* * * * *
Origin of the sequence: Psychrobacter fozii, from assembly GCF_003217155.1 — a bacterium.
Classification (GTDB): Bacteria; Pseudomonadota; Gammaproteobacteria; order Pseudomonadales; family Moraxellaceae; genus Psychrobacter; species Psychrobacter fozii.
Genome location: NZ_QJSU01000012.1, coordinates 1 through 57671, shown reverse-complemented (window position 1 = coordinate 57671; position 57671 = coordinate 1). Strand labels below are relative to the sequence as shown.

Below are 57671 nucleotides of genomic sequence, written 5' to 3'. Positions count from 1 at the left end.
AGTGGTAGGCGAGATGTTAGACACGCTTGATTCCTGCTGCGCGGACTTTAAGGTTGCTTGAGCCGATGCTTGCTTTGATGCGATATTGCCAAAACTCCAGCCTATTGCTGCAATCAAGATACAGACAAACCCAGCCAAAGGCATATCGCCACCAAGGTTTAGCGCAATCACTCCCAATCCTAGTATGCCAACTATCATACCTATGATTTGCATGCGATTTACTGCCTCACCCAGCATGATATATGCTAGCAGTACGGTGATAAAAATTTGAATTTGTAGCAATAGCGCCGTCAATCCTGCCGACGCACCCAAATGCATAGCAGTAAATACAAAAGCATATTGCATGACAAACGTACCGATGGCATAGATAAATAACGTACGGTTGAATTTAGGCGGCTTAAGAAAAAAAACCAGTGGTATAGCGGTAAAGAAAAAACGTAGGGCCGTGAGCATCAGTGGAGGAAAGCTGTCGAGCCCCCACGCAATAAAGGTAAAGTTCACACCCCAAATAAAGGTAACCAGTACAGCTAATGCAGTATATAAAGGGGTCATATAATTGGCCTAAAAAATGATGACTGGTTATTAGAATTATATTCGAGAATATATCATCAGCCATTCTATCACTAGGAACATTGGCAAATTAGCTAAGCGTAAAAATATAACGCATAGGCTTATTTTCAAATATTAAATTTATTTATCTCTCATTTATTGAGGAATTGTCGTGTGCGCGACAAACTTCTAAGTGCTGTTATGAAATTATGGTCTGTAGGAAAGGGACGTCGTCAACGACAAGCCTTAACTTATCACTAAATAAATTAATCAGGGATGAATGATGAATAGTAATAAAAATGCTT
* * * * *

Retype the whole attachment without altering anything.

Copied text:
Origin of the sequence: Psychrobacter fozii, from assembly GCF_003217155.1 — a bacterium.
Classification (GTDB): Bacteria; Pseudomonadota; Gammaproteobacteria; order Pseudomonadales; family Moraxellaceae; genus Psychrobacter; species Psychrobacter fozii.
Genome location: NZ_QJSU01000012.1, coordinates 1 through 57671, shown reverse-complemented (window position 1 = coordinate 57671; position 57671 = coordinate 1). Strand labels below are relative to the sequence as shown.

Below are 57671 nucleotides of genomic sequence, written 5' to 3'. Positions count from 1 at the left end.
AGTGGTAGGCGAGATGTTAGACACGCTTGATTCCTGCTGCGCGGACTTTAAGGTTGCTTGAGCCGATGCTTGCTTTGATGCGATATTGCCAAAACTCCAGCCTATTGCTGCAATCAAGATACAGACAAACCCAGCCAAAGGCATATCGCCACCAAGGTTTAGCGCAATCACTCCCAATCCTAGTATGCCAACTATCATACCTATGATTTGCATGCGATTTACTGCCTCACCCAGCATGATATATGCTAGCAGTACGGTGATAAAAATTTGAATTTGTAGCAATAGCGCCGTCAATCCTGCCGACGCACCCAAATGCATAGCAGTAAATACAAAAGCATATTGCATGACAAACGTACCGATGGCATAGATAAATAACGTACGGTTGAATTTAGGCGGCTTAAGAAAAAAAACCAGTGGTATAGCGGTAAAGAAAAAACGTAGGGCCGTGAGCATCAGTGGAGGAAAGCTGTCGAGCCCCCACGCAATAAAGGTAAAGTTCACACCCCAAATAAAGGTAACCAGTACAGCTAATGCAGTATATAAAGGGGTCATATAATTGGCCTAAAAAATGATGACTGGTTATTAGAATTATATTCGAGAATATATCATCAGCCATTCTATCACTAGGAACATTGGCAAATTAGCTAAGCGTAAAAATATAACGCATAGGCTTATTTTCAAATATTAAATTTATTTATCTCTCATTTATTGAGGAATTGTCGTGTGCGCGACAAACTTCTAAGTGCTGTTATGAAATTATGGTCTGTAGGAAAGGGACGTCGTCAACGACAAGCCTTAACTTATCACTAAATAAATTAATCAGGGATGAATGATGAATAGTAATAAAAATGCTT